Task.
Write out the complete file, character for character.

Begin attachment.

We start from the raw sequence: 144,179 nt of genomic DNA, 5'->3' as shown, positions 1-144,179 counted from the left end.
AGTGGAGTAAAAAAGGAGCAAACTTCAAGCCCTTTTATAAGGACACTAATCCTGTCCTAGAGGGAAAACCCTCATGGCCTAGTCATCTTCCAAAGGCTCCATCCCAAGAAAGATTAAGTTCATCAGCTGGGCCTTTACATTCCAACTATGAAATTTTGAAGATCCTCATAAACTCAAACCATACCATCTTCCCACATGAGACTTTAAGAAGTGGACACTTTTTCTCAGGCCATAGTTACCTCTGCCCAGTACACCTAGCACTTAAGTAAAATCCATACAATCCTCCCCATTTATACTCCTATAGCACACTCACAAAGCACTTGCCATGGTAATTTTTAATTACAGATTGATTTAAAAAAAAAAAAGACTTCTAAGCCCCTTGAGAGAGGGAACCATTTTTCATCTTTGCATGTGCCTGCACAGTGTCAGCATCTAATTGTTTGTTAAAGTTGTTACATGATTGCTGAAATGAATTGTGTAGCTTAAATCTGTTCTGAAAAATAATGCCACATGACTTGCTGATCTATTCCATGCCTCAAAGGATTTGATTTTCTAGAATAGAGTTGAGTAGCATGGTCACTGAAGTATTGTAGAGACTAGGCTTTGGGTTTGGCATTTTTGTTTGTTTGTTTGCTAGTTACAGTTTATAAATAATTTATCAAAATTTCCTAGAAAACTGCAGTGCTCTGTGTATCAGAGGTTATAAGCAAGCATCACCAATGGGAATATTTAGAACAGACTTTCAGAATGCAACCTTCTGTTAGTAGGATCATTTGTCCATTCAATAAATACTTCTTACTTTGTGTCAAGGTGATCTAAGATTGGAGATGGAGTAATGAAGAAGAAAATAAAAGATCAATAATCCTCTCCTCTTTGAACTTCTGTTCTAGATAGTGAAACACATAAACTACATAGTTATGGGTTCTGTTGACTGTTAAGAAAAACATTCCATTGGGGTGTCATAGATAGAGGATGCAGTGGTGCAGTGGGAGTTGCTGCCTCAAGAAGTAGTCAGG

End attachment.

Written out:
We start from the raw sequence: 144,179 nt of genomic DNA, 5'->3' as shown, positions 1-144,179 counted from the left end.
AGTGGAGTAAAAAAGGAGCAAACTTCAAGCCCTTTTATAAGGACACTAATCCTGTCCTAGAGGGAAAACCCTCATGGCCTAGTCATCTTCCAAAGGCTCCATCCCAAGAAAGATTAAGTTCATCAGCTGGGCCTTTACATTCCAACTATGAAATTTTGAAGATCCTCATAAACTCAAACCATACCATCTTCCCACATGAGACTTTAAGAAGTGGACACTTTTTCTCAGGCCATAGTTACCTCTGCCCAGTACACCTAGCACTTAAGTAAAATCCATACAATCCTCCCCATTTATACTCCTATAGCACACTCACAAAGCACTTGCCATGGTAATTTTTAATTACAGATTGATTTAAAAAAAAAAAAGACTTCTAAGCCCCTTGAGAGAGGGAACCATTTTTCATCTTTGCATGTGCCTGCACAGTGTCAGCATCTAATTGTTTGTTAAAGTTGTTACATGATTGCTGAAATGAATTGTGTAGCTTAAATCTGTTCTGAAAAATAATGCCACATGACTTGCTGATCTATTCCATGCCTCAAAGGATTTGATTTTCTAGAATAGAGTTGAGTAGCATGGTCACTGAAGTATTGTAGAGACTAGGCTTTGGGTTTGGCATTTTTGTTTGTTTGTTTGCTAGTTACAGTTTATAAATAATTTATCAAAATTTCCTAGAAAACTGCAGTGCTCTGTGTATCAGAGGTTATAAGCAAGCATCACCAATGGGAATATTTAGAACAGACTTTCAGAATGCAACCTTCTGTTAGTAGGATCATTTGTCCATTCAATAAATACTTCTTACTTTGTGTCAAGGTGATCTAAGATTGGAGATGGAGTAATGAAGAAGAAAATAAAAGATCAATAATCCTCTCCTCTTTGAACTTCTGTTCTAGATAGTGAAACACATAAACTACATAGTTATGGGTTCTGTTGACTGTTAAGAAAAACATTCCATTGGGGTGTCATAGATAGAGGATGCAGTGGTGCAGTGGGAGTTGCTGCCTCAAGAAGTAGTCAGG